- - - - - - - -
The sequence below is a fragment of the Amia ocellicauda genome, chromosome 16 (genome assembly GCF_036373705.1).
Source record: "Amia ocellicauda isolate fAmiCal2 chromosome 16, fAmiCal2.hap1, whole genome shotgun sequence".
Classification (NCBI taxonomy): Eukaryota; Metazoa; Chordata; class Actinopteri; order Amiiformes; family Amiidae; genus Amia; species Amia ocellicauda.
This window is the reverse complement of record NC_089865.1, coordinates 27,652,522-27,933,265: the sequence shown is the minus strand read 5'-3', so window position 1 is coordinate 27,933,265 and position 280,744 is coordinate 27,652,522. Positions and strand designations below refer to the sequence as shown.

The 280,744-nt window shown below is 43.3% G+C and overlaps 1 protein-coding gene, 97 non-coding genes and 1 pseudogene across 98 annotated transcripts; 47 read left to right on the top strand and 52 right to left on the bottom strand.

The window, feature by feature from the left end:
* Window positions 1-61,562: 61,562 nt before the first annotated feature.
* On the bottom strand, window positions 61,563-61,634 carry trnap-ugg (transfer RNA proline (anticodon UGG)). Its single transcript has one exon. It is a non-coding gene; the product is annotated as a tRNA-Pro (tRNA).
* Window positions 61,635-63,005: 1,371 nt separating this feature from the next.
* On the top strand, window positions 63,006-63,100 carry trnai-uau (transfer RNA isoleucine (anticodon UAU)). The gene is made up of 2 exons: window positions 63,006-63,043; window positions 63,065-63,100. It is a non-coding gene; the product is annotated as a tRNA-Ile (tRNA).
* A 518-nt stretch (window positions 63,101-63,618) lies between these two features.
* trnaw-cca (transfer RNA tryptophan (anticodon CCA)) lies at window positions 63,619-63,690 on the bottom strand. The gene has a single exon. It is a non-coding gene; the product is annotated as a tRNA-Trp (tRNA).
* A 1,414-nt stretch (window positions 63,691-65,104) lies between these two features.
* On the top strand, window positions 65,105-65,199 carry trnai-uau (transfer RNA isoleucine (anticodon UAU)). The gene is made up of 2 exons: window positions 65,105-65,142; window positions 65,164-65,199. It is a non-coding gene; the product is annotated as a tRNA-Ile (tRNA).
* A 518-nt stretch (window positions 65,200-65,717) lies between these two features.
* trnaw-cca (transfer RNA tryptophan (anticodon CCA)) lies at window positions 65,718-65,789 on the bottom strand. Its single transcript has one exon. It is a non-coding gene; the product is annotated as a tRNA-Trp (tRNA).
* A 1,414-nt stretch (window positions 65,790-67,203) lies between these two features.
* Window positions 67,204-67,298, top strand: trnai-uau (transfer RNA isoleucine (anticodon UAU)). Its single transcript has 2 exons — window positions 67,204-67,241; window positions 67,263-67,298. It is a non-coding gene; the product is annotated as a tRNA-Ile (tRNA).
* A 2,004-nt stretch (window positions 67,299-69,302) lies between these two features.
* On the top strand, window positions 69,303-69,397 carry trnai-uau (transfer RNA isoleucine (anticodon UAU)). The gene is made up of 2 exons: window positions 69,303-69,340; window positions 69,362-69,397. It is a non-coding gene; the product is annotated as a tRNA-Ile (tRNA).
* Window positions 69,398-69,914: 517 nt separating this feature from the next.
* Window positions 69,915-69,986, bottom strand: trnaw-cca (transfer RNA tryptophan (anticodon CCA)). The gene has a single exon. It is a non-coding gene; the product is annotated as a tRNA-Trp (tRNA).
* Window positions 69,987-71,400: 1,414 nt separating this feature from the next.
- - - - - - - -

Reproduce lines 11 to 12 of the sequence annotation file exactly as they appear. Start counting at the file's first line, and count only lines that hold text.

* A 518-nt stretch (window positions 63,101-63,618) lies between these two features.
* trnaw-cca (transfer RNA tryptophan (anticodon CCA)) lies at window positions 63,619-63,690 on the bottom strand. The gene has a single exon. It is a non-coding gene; the product is annotated as a tRNA-Trp (tRNA).